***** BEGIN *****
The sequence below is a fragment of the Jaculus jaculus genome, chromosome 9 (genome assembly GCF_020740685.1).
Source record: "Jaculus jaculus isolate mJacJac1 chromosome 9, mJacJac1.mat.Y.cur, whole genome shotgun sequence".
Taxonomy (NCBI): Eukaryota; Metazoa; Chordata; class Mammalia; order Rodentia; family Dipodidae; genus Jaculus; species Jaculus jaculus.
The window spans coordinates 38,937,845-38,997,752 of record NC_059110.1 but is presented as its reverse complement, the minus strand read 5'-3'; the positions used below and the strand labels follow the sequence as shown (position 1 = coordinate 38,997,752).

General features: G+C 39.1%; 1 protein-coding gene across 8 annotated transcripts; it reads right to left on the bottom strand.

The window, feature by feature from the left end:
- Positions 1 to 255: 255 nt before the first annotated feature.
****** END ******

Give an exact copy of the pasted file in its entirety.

The sequence below is a fragment of the Jaculus jaculus genome, chromosome 9 (genome assembly GCF_020740685.1).
Source record: "Jaculus jaculus isolate mJacJac1 chromosome 9, mJacJac1.mat.Y.cur, whole genome shotgun sequence".
Taxonomy (NCBI): Eukaryota; Metazoa; Chordata; class Mammalia; order Rodentia; family Dipodidae; genus Jaculus; species Jaculus jaculus.
The window spans coordinates 38,937,845-38,997,752 of record NC_059110.1 but is presented as its reverse complement, the minus strand read 5'-3'; the positions used below and the strand labels follow the sequence as shown (position 1 = coordinate 38,997,752).

General features: G+C 39.1%; 1 protein-coding gene across 8 annotated transcripts; it reads right to left on the bottom strand.

The window, feature by feature from the left end:
- Positions 1 to 255: 255 nt before the first annotated feature.